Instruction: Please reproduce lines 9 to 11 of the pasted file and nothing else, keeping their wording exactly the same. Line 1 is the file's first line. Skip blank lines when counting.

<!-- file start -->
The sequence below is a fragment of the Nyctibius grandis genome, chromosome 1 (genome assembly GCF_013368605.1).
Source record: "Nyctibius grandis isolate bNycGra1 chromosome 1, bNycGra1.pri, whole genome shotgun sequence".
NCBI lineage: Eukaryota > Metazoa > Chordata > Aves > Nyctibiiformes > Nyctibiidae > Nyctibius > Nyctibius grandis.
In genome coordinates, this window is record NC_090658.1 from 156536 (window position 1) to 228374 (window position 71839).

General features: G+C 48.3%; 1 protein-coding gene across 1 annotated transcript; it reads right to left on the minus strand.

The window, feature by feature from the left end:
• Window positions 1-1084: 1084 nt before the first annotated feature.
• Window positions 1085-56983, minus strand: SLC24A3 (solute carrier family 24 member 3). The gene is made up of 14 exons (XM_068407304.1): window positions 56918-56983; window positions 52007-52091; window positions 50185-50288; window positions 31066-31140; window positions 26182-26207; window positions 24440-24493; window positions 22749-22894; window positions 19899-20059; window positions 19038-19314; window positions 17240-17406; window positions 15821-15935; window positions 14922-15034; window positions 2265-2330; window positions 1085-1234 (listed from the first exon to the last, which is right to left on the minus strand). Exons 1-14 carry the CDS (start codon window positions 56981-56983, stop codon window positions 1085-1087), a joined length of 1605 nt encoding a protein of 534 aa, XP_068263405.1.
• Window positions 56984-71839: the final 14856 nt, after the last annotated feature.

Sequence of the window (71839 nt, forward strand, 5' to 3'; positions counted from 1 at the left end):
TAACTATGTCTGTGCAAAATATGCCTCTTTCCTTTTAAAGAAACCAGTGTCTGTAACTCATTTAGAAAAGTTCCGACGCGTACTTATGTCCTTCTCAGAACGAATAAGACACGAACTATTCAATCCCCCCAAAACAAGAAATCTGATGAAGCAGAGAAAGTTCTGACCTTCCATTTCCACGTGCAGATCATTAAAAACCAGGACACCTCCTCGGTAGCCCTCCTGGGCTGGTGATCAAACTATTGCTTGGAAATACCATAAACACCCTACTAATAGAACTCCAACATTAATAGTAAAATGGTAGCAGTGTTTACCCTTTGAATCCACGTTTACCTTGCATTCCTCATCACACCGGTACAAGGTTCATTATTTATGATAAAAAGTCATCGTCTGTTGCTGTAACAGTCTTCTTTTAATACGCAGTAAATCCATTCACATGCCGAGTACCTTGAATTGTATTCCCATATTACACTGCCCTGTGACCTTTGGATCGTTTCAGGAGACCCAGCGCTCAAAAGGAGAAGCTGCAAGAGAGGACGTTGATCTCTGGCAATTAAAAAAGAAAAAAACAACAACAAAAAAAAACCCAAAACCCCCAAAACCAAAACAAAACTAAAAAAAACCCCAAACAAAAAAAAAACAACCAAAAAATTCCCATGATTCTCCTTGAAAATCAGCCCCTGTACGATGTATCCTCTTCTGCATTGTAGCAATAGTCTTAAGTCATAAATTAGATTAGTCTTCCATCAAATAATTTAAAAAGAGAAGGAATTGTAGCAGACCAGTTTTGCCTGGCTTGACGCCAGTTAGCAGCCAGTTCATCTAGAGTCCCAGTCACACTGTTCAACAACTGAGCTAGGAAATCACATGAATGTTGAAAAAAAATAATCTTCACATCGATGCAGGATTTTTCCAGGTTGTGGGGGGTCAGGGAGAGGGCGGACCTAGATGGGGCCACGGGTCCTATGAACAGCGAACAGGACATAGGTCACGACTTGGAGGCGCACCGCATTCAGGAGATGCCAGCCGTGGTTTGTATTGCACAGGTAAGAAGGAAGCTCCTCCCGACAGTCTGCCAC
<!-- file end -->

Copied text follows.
• Window positions 56984-71839: the final 14856 nt, after the last annotated feature.

Sequence of the window (71839 nt, forward strand, 5' to 3'; positions counted from 1 at the left end):
TAACTATGTCTGTGCAAAATATGCCTCTTTCCTTTTAAAGAAACCAGTGTCTGTAACTCATTTAGAAAAGTTCCGACGCGTACTTATGTCCTTCTCAGAACGAATAAGACACGAACTATTCAATCCCCCCAAAACAAGAAATCTGATGAAGCAGAGAAAGTTCTGACCTTCCATTTCCACGTGCAGATCATTAAAAACCAGGACACCTCCTCGGTAGCCCTCCTGGGCTGGTGATCAAACTATTGCTTGGAAATACCATAAACACCCTACTAATAGAACTCCAACATTAATAGTAAAATGGTAGCAGTGTTTACCCTTTGAATCCACGTTTACCTTGCATTCCTCATCACACCGGTACAAGGTTCATTATTTATGATAAAAAGTCATCGTCTGTTGCTGTAACAGTCTTCTTTTAATACGCAGTAAATCCATTCACATGCCGAGTACCTTGAATTGTATTCCCATATTACACTGCCCTGTGACCTTTGGATCGTTTCAGGAGACCCAGCGCTCAAAAGGAGAAGCTGCAAGAGAGGACGTTGATCTCTGGCAATTAAAAAAGAAAAAAACAACAACAAAAAAAAACCCAAAACCCCCAAAACCAAAACAAAACTAAAAAAAACCCCAAACAAAAAAAAAACAACCAAAAAATTCCCATGATTCTCCTTGAAAATCAGCCCCTGTACGATGTATCCTCTTCTGCATTGTAGCAATAGTCTTAAGTCATAAATTAGATTAGTCTTCCATCAAATAATTTAAAAAGAGAAGGAATTGTAGCAGACCAGTTTTGCCTGGCTTGACGCCAGTTAGCAGCCAGTTCATCTAGAGTCCCAGTCACACTGTTCAACAACTGAGCTAGGAAATCACATGAATGTTGAAAAAAAATAATCTTCACATCGATGCAGGATTTTTCCAGGTTGTGGGGGGTCAGGGAGAGGGCGGACCTAGATGGGGCCACGGGTCCTATGAACAGCGAACAGGACATAGGTCACGACTTGGAGGCGCACCGCATTCAGGAGATGCCAGCCGTGGTTTGTATTGCACAGGTAAGAAGGAAGCTCCTCCCGACAGTCTGCCAC